Through The Eyes of a Stranger: Bureaucracy

I don’t think I will surprise anybody if I tell you that the Soviet bureaucracy was a daunting, horrible, unmanageable affair. It existed as a way of income redistribution because you were supposed to offer bribes for every little slip of paper you needed (and you needed them to do pretty much anything.) In this way, people who were lucky enough to have the rubber-stamping privileges could augment their paltry incomes.

When I arrived in Canada at the age of 22, I was shocked to discover that North American bureaucracy was also a daunting, horrible, unmanageable affair. It was even more so, since it couldn’t be obviated through bribes. It existed as a force of nature that couldn’t be coaxed or persuaded to listen to reason.

As soon as I came to Canada, I applied to McGill University. I had done 4 years of university studies before, but I didn’t want the university to give me transfer credits. I was planning to start a new program and do it from start to finish. Still, since the university asked for my Ukrainian transcript, I dutifully provided it together with a notarized translation from Ukrainian made in Canada by a Canadian translator. I’m from Ukraine, you see, which means that all paperwork in my country is done in the only official language of the country, namely, Ukrainian.

In a while, a bureaucrat from the admissions office asked me in for a meeting.

“We can’t process your file,” she said. “You need to provide the originals of the transcripts in Russian.”

“Why Russian?” I asked. It could have just as easily been Chinese or Yoruba because these three languages are equally not used for official paperwork in my country.

“Because we don’t have a person who can understand this,” she snickered and threw the Ukrainian papers in my general direction.

“This is Ukrainian,” I explained. “My country’s only official language. Our universities don’t give out transcripts in the official languages of other countries.”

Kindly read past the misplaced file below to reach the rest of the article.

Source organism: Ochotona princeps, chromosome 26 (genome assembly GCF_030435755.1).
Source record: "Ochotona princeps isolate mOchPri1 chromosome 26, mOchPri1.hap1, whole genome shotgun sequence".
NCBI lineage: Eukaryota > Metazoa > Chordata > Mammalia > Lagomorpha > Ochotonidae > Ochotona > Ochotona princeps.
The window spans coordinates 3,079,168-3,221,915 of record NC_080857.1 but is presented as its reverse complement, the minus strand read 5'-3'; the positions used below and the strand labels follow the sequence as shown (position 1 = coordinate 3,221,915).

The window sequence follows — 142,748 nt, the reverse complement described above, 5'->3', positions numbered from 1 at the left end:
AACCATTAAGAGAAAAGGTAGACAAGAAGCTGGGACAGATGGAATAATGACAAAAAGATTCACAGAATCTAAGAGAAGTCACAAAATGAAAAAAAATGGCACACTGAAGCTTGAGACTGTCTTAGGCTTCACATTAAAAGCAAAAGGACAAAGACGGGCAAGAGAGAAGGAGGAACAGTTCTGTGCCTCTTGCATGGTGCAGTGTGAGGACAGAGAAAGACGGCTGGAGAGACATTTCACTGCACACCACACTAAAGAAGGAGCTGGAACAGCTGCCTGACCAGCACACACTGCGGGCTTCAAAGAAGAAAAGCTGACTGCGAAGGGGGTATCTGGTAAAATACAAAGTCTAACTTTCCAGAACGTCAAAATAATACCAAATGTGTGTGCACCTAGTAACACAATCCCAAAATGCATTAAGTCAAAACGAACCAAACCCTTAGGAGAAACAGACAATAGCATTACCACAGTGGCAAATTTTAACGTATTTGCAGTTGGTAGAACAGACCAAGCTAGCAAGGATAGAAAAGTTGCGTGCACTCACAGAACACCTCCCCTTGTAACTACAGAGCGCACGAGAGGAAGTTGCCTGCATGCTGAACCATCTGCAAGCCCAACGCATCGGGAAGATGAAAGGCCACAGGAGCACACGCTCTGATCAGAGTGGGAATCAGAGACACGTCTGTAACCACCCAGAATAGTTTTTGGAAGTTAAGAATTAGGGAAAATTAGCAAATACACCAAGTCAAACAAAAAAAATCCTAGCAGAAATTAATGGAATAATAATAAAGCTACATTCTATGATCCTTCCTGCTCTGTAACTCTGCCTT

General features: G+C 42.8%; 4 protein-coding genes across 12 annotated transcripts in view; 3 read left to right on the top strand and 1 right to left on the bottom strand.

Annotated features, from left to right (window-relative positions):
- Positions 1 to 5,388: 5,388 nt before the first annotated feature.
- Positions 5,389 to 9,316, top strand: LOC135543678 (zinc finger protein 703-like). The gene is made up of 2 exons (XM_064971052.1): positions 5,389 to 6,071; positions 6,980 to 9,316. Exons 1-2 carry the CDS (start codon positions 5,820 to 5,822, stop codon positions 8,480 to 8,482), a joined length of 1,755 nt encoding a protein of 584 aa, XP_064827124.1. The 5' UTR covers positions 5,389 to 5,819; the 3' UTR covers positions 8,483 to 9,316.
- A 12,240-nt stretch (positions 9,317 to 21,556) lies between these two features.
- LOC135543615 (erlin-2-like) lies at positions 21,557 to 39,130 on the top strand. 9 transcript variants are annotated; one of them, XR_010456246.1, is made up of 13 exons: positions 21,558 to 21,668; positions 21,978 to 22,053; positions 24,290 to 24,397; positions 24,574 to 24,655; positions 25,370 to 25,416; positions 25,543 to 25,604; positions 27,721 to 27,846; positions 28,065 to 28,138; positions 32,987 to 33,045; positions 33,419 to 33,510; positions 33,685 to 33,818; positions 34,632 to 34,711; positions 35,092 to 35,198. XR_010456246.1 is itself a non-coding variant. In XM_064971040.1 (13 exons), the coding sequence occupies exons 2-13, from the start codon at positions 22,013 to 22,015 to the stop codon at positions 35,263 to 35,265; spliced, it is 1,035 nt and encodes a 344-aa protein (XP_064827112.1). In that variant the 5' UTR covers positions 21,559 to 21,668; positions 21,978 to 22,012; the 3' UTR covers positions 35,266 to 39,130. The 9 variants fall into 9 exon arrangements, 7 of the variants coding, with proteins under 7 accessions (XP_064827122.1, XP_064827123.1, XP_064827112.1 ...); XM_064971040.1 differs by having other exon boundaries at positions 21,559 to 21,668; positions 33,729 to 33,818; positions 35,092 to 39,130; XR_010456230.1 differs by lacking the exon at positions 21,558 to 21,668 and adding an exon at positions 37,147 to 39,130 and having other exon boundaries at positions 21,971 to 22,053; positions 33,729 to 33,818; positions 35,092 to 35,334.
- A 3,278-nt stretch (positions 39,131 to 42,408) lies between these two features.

“Well, then we can’t process your file because nobody understands the original in our office.”

Montreal has a huge Ukrainian community, so I suggested that we contact any of the community leaders to confirm my transcript. The most ridiculous thing about the situation was that the transcript was irrelevant since I was not asking for any transfer credits. The bureaucrat refused to do that.

I knew at that point that if they accepted me, I was going to become one of their best students ever. I was right. I later became a straight A, Special Honors, Dean’s Honor List, and every award under the sun kind of student. Years after I graduated, the Department of Hispanic Studies was papered with articles with the photos of me receiving awards from ambassadors and consuls of Spanish-speaking countries for my academic excellence.

So I was sitting in front of the bureaucrat practically in tears, incapable of understanding why I was being denied acceptance to a university because my country’s official language was not the one they approved of.

Suddenly, a woman who was passing by the bureaucrat’s table (and who later turned out to be a Full Professor and a very respected person on campus) stopped and asked,

“Why is this child crying?”

I explained the situation. The woman took my transcript, read it and confirmed to the bureaucrat that it said exactly what my notarized translation purported it said. The bureaucrat was afraid of contradicting her, and I was accepted to the university. I was also awarded transfer credits which made it impossible for me to take all the courses I wanted.

17 thoughts on “Through The Eyes of a Stranger: Bureaucracy”

  1. This is very close to a situation I am going through at UVic right now!
    My official transcripts from America say that I already took elementary and intermediate Japanese, and should be accepted into the top classes. But apparently they cannot determine whether it is equivalent, since we used different textbooks, so I cannot be accepted into the top class.
    So I relented and enrolled in elementary Japanese, figuring it would be the chance for me to get the very best grades in the class and maybe show that I was ready for higher levels. But now they’re telling me that since I took a class like that at UM, it’s “duplicate” credit that won’t count, so I’ll be taking it for nothing.
    I hope I run into a Deus Ex Machina of a professor like you did, and soon. 😦


    1. As somebody who teaches languages, I find this appalling. Elementary and Intermediate language courses are all the same, irrespective of which textbooks you use. This is absolutely ridiculous. At my school, we offer students a placement test in the foreign language they want to take. If they place into, say, Spanish Advanced 1, we give the credits for Spanish Elementary 1 and 2 and Spanish Intermediate 1 and 2 on the spot. For free. Because anyhting other than that makes no sense.

      Have you talked to the instructors at the department?


      1. I’m talking with one of them right now, and she’s being really friendly and helpful, and says that she’s willing to give me special face-to-face instruction in 101 so I don’t get bored. Unfortunately, the top class filled up, so I’m stuck in it, even though there’s a placement test. That will at least restore my pride.
        It’s good to know the professor is on my side, even if the administrative people are being a pain.